Eric: Well, yeah. And I think it’s really important for people to realize that SEO today is much broader than technical SEO. And like you said, at the beginning here, Duane, that technical SEO is just table stakes. So much of SEO now is understanding the, I’ll call it the user intent space for your market and all the possible intents they have, and making sure that you have a broad and deep strategy from a content perspective to address all those concerns or issues or needs that users have to, whatever it is you do. And that really requires a different approach to how you think about what you’re doing with content. And that’s where a lot of what you were talking about, Duane, with SEO strategy comes into play.

Duane: Absolutely. And honestly, today, first off, there’s no shortcuts. I think we know this, but let’s repeat it. It’s worth keeping top of mind. The SEO game is really won by adding the most value overall. It is about checking off all the boxes for a consumer. When you go to a business website, you’re not looking at it saying, “Hey, wow, these guys are really well optimized. I really appreciate that. You know what? I’ll buy this sweater.” No, you’re thinking, I want a blue sweater and it’s got to look like crap because it’s for a Christmas party that I’m going to and I want to win a contest here. That’s your intent. And you as a business have to align in those directions. Even when you don’t know what the actual intent is, you have to make sure you’re ready for that. And technical SEO is a part of it.

But, then, so is the usability on your website, so is the way content is written. Heck, so is the way you choose to present that content, a video, text, maybe it’s a paragraph, maybe it’s bullet points, whatever, maybe a graphic, a GIF, whatever it is. But all of those things are choice points you have to make along the way. And you have to get that feedback from your consumers. And trust me, Google will give you the feedback in real time, right? Like you’ll know if it’s resonating because you’ll rank well if it is. It’s a really good feedback loop. And I tell companies this all the time, if you’re not ranking well, go look at who’s ranking well, and understand why they’re ranking well, and then be brutally honest about yourself, “Are you doing it as well as them?” The answer to that, at least in Google’s algorithmic estimation is no, you’re not. So there’s more you can do to improve on that.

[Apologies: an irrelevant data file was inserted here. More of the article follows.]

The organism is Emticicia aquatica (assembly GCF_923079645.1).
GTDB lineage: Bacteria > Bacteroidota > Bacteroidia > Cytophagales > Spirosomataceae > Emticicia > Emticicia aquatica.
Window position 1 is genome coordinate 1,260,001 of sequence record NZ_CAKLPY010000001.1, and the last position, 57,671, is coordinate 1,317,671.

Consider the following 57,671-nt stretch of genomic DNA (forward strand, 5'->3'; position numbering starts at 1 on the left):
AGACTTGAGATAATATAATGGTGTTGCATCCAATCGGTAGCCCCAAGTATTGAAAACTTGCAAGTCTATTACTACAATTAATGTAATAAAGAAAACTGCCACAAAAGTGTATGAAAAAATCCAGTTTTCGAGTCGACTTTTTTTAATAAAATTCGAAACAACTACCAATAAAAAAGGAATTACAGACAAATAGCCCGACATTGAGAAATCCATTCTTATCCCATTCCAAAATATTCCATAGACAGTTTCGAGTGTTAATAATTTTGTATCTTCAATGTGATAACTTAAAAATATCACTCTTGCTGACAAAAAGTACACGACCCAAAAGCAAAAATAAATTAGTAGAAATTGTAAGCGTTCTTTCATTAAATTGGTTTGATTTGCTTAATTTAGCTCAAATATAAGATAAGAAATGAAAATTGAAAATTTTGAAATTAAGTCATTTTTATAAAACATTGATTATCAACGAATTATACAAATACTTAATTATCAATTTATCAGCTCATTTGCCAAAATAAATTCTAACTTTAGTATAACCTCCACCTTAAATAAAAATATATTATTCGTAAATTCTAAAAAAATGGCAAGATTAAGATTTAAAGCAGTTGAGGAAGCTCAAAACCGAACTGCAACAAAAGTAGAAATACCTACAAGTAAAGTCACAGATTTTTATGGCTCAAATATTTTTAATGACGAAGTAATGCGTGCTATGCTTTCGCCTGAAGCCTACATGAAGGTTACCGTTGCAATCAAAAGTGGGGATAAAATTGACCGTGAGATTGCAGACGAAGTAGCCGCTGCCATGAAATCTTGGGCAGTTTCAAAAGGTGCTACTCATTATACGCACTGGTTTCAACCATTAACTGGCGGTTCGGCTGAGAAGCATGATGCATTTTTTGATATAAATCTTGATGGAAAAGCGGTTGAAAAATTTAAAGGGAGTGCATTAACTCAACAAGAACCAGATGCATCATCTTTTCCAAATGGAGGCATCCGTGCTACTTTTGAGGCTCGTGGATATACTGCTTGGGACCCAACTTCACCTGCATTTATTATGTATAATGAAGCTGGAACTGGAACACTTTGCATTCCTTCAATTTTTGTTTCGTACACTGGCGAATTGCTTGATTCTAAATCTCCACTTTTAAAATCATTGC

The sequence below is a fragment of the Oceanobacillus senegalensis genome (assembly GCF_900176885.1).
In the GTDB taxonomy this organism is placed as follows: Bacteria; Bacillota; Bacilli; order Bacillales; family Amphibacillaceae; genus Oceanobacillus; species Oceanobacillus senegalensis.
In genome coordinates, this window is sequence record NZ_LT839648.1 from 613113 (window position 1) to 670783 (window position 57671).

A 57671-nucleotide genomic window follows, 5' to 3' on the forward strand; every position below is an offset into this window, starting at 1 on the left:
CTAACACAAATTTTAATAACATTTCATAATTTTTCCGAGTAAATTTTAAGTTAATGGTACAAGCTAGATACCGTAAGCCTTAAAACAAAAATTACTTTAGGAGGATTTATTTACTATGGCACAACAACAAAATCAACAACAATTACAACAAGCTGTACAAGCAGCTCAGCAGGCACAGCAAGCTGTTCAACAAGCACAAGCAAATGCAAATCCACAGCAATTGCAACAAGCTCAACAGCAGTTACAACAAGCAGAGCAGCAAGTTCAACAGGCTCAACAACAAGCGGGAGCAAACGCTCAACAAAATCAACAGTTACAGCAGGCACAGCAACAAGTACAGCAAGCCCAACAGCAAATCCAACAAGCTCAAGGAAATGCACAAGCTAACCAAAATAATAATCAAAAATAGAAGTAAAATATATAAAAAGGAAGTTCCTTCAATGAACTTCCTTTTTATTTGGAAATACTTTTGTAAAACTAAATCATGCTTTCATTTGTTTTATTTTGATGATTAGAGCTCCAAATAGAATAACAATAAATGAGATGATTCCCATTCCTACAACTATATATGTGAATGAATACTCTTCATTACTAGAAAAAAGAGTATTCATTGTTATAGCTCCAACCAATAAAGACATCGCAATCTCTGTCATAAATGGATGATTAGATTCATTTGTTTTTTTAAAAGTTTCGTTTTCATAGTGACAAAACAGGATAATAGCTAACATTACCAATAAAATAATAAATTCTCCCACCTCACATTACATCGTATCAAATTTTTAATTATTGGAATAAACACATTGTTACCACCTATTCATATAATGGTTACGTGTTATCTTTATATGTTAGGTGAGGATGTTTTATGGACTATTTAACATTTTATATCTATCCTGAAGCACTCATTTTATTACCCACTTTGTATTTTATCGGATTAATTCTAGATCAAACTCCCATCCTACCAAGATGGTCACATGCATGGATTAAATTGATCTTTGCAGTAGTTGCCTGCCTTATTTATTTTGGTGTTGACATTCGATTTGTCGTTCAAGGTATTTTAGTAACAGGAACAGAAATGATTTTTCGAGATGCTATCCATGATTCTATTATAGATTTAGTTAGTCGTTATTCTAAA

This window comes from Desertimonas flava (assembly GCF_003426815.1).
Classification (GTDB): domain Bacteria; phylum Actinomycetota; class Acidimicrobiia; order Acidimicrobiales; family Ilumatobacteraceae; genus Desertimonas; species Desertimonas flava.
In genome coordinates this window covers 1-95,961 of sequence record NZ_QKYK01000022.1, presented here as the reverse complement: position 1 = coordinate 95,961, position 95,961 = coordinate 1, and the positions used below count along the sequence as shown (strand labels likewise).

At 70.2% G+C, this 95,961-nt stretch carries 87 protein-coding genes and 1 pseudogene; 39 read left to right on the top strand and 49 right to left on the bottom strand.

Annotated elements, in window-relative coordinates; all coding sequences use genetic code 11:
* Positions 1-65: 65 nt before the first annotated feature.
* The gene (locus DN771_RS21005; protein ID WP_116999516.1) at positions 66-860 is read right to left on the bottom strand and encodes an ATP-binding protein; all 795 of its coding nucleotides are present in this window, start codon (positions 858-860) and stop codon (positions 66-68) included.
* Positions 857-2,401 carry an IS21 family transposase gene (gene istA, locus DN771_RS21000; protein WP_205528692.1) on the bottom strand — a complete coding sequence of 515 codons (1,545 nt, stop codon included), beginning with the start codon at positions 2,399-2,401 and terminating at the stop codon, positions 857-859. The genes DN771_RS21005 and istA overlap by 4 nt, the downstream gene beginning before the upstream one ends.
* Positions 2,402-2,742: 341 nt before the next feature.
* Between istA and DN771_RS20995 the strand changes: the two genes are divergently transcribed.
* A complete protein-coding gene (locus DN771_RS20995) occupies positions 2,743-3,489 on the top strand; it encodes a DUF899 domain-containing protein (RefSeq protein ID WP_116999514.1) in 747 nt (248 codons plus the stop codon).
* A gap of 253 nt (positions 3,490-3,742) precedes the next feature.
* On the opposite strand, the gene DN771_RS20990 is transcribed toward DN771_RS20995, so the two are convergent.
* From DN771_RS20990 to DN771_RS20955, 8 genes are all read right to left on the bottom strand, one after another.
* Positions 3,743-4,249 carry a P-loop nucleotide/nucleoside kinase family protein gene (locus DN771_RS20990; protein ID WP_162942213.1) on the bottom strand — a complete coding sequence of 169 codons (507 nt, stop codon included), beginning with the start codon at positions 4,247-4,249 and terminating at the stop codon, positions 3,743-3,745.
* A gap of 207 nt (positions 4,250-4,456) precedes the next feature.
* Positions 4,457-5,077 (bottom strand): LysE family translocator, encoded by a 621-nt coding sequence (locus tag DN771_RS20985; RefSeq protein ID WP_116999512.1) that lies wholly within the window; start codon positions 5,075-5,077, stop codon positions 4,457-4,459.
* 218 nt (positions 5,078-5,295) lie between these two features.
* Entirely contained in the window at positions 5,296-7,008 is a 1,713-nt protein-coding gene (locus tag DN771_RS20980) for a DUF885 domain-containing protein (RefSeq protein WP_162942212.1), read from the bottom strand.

Eric: Absolutely. Well, this has been great, Duane. Thanks as always.

Duane: Absolutely.

Eric: I really enjoyed chatting with you as I always do. And we will look forward to doing a couple more of these.

Duane: Yes. Always a pleasure, Eric.

Eric: And thank you all for watching. Hope you enjoyed the episode. If you did, please consider clicking on the subscribe button below so you won’t miss any future episodes.

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Eric Enge

Eric Enge is part of the Digital Marketing practice at Perficient. He designs studies and produces industry-related research to help prove, debunk, or evolve assumptions about digital marketing practices and their value. Eric is a writer, blogger, researcher, teacher, and keynote speaker and panelist at major industry conferences. Partnering with several other experts, Eric served as the lead author of The Art of SEO.